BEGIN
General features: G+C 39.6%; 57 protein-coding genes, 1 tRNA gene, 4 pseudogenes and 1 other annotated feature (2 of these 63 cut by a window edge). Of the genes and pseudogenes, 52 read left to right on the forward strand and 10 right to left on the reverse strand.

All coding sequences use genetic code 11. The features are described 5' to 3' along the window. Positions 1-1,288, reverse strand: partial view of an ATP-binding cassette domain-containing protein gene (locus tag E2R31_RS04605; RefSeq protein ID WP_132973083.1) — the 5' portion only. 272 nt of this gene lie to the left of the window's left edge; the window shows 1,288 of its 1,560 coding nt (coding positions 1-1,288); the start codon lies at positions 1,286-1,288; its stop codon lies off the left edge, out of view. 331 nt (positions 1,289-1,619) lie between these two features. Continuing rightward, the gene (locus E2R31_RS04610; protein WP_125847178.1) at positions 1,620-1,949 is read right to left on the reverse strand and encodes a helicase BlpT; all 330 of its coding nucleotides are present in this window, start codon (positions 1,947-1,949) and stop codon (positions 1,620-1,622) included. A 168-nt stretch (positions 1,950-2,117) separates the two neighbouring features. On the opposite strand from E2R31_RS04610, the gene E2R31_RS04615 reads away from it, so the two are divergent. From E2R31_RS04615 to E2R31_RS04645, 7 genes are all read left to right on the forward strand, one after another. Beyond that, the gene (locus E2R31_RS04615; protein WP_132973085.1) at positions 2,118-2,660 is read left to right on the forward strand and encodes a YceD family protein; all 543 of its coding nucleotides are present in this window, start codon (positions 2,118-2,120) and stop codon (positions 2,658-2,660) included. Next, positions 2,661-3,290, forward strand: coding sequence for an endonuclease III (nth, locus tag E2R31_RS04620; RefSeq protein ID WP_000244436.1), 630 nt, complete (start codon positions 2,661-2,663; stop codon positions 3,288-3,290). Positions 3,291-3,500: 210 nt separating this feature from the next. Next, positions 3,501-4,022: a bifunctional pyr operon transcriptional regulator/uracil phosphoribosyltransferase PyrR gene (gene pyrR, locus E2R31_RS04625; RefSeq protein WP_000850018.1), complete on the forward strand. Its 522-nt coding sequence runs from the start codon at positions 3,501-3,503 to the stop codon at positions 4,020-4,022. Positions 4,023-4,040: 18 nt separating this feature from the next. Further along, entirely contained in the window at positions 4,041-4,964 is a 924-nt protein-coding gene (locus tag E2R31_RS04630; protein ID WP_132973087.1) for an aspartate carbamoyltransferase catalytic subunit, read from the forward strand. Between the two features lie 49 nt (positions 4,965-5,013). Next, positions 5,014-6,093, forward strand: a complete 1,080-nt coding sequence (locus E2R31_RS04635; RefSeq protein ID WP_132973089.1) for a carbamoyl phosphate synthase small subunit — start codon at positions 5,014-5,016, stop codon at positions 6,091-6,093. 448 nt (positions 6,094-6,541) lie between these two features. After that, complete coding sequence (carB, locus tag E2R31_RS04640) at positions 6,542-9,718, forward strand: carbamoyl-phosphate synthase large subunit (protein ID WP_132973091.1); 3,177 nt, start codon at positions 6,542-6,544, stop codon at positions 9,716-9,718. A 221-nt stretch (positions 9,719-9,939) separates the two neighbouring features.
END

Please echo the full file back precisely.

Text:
General features: G+C 39.6%; 57 protein-coding genes, 1 tRNA gene, 4 pseudogenes and 1 other annotated feature (2 of these 63 cut by a window edge). Of the genes and pseudogenes, 52 read left to right on the forward strand and 10 right to left on the reverse strand.

All coding sequences use genetic code 11. The features are described 5' to 3' along the window. Positions 1-1,288, reverse strand: partial view of an ATP-binding cassette domain-containing protein gene (locus tag E2R31_RS04605; RefSeq protein ID WP_132973083.1) — the 5' portion only. 272 nt of this gene lie to the left of the window's left edge; the window shows 1,288 of its 1,560 coding nt (coding positions 1-1,288); the start codon lies at positions 1,286-1,288; its stop codon lies off the left edge, out of view. 331 nt (positions 1,289-1,619) lie between these two features. Continuing rightward, the gene (locus E2R31_RS04610; protein WP_125847178.1) at positions 1,620-1,949 is read right to left on the reverse strand and encodes a helicase BlpT; all 330 of its coding nucleotides are present in this window, start codon (positions 1,947-1,949) and stop codon (positions 1,620-1,622) included. A 168-nt stretch (positions 1,950-2,117) separates the two neighbouring features. On the opposite strand from E2R31_RS04610, the gene E2R31_RS04615 reads away from it, so the two are divergent. From E2R31_RS04615 to E2R31_RS04645, 7 genes are all read left to right on the forward strand, one after another. Beyond that, the gene (locus E2R31_RS04615; protein WP_132973085.1) at positions 2,118-2,660 is read left to right on the forward strand and encodes a YceD family protein; all 543 of its coding nucleotides are present in this window, start codon (positions 2,118-2,120) and stop codon (positions 2,658-2,660) included. Next, positions 2,661-3,290, forward strand: coding sequence for an endonuclease III (nth, locus tag E2R31_RS04620; RefSeq protein ID WP_000244436.1), 630 nt, complete (start codon positions 2,661-2,663; stop codon positions 3,288-3,290). Positions 3,291-3,500: 210 nt separating this feature from the next. Next, positions 3,501-4,022: a bifunctional pyr operon transcriptional regulator/uracil phosphoribosyltransferase PyrR gene (gene pyrR, locus E2R31_RS04625; RefSeq protein WP_000850018.1), complete on the forward strand. Its 522-nt coding sequence runs from the start codon at positions 3,501-3,503 to the stop codon at positions 4,020-4,022. Positions 4,023-4,040: 18 nt separating this feature from the next. Further along, entirely contained in the window at positions 4,041-4,964 is a 924-nt protein-coding gene (locus tag E2R31_RS04630; protein ID WP_132973087.1) for an aspartate carbamoyltransferase catalytic subunit, read from the forward strand. Between the two features lie 49 nt (positions 4,965-5,013). Next, positions 5,014-6,093, forward strand: a complete 1,080-nt coding sequence (locus E2R31_RS04635; RefSeq protein ID WP_132973089.1) for a carbamoyl phosphate synthase small subunit — start codon at positions 5,014-5,016, stop codon at positions 6,091-6,093. 448 nt (positions 6,094-6,541) lie between these two features. After that, complete coding sequence (carB, locus tag E2R31_RS04640) at positions 6,542-9,718, forward strand: carbamoyl-phosphate synthase large subunit (protein ID WP_132973091.1); 3,177 nt, start codon at positions 6,542-6,544, stop codon at positions 9,716-9,718. A 221-nt stretch (positions 9,719-9,939) separates the two neighbouring features.